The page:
Every now and again a novel comes along that defines a particular time and age far more accurately than any treatise on sociology or philosophy can ever achieve. This is the power of well-written fiction. Such a novel has the potential to show us a picture of ourselves far more realistic than any academic work can display. Good fiction reaches deep inside the hearts and minds of real people and reveals their deepest held secrets far more effectively than psychology.

Charles Dickens, for example, was a master of this. "Great Expectations", "A Christmas Carole", and "David Copperfield" reveal both the glory and the ignominy of the human condition at the cusp of the industrial age in England, especially in London.

On this side of the Atlantic, defining "the great American novel" has presented an enigma for many scholars. Earnest Hemingway comes close in many of his works while William Faulkner at his best hits just off-target, but both writers leave far too much unsaid about how their characters arrived at a given crisis. Even worse, they do not begin to touch on what makes Americans different from their European, African, and Asian cousins. They fail to define the qualities of American culture that make it supremely and unmistakably American. Theodore Dreiser hints at the unique qualities of the American dream, but never clarifies why that dream is any different than the impossible yearnings of a Chinese peasant farmer, an Ethiopian herdsman, or a Peruvian tribesman.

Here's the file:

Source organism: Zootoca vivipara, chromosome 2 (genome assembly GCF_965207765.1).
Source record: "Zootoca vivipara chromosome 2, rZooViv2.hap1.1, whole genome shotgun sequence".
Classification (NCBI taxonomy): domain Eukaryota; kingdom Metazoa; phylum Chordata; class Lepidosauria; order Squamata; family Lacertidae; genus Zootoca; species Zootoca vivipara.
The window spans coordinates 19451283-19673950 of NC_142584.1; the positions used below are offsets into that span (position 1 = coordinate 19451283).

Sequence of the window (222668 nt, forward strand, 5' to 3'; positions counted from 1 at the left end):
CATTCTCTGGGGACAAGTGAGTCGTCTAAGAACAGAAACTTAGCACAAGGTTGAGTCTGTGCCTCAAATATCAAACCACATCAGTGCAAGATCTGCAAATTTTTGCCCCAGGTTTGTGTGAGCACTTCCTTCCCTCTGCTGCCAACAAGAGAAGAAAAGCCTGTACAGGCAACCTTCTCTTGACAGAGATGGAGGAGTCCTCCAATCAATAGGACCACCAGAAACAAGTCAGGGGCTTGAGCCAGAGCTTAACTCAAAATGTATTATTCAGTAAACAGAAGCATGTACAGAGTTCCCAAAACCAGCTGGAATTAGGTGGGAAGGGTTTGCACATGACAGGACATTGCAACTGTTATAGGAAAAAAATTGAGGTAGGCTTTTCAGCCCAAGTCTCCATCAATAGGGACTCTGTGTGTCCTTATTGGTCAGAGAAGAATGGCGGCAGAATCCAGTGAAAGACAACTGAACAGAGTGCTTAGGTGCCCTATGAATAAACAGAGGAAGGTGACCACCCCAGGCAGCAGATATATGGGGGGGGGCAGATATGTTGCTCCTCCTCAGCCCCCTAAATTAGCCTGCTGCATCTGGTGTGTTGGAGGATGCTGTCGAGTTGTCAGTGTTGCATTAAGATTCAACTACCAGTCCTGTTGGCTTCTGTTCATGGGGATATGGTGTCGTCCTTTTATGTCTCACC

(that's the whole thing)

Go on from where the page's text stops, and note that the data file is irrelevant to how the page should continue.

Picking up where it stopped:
My favorite novel of all time, Robert Heinlein's "Glory Road", probably comes closer to describing the essential American character than any classic work of American literature. Caught up in an impossible scenario of exotic travels through space and time is a confused American veteran fresh out of Vietnam in an era when most Americans could not find Vietnam on a map. The character approaches each and every wildly exotic encounter with bravado, gusto, and a streak of insecurity that will not leave him no matter how great his successes. The only thing keeping this work off the list of classics is its impossible and speculative setting that crisscrosses the universe as casually as you and I cross the street.